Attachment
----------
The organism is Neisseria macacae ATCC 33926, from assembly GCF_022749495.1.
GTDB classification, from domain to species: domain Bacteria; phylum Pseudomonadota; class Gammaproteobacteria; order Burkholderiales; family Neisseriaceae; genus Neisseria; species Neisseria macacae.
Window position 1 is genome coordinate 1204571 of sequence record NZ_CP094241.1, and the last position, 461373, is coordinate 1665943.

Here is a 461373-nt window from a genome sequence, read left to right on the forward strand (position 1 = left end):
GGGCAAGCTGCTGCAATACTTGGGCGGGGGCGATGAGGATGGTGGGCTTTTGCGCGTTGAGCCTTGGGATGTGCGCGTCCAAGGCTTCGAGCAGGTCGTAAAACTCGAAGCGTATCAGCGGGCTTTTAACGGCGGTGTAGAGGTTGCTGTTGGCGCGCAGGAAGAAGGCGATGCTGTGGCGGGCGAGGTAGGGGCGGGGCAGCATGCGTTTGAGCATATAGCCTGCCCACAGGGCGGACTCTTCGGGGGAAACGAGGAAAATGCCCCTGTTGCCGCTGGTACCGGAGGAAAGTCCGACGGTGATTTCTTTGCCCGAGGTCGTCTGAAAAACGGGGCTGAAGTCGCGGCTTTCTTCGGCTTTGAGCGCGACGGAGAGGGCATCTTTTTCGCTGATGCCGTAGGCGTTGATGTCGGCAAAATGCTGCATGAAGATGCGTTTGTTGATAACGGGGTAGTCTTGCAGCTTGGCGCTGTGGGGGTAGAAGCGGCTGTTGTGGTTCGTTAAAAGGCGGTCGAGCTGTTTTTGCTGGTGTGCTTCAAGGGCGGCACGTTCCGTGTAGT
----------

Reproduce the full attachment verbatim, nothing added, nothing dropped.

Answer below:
The organism is Neisseria macacae ATCC 33926, from assembly GCF_022749495.1.
GTDB classification, from domain to species: domain Bacteria; phylum Pseudomonadota; class Gammaproteobacteria; order Burkholderiales; family Neisseriaceae; genus Neisseria; species Neisseria macacae.
Window position 1 is genome coordinate 1204571 of sequence record NZ_CP094241.1, and the last position, 461373, is coordinate 1665943.

Here is a 461373-nt window from a genome sequence, read left to right on the forward strand (position 1 = left end):
GGGCAAGCTGCTGCAATACTTGGGCGGGGGCGATGAGGATGGTGGGCTTTTGCGCGTTGAGCCTTGGGATGTGCGCGTCCAAGGCTTCGAGCAGGTCGTAAAACTCGAAGCGTATCAGCGGGCTTTTAACGGCGGTGTAGAGGTTGCTGTTGGCGCGCAGGAAGAAGGCGATGCTGTGGCGGGCGAGGTAGGGGCGGGGCAGCATGCGTTTGAGCATATAGCCTGCCCACAGGGCGGACTCTTCGGGGGAAACGAGGAAAATGCCCCTGTTGCCGCTGGTACCGGAGGAAAGTCCGACGGTGATTTCTTTGCCCGAGGTCGTCTGAAAAACGGGGCTGAAGTCGCGGCTTTCTTCGGCTTTGAGCGCGACGGAGAGGGCATCTTTTTCGCTGATGCCGTAGGCGTTGATGTCGGCAAAATGCTGCATGAAGATGCGTTTGTTGATAACGGGGTAGTCTTGCAGCTTGGCGCTGTGGGGGTAGAAGCGGCTGTTGTGGTTCGTTAAAAGGCGGTCGAGCTGTTTTTGCTGGTGTGCTTCAAGGGCGGCACGTTCCGTGTAGT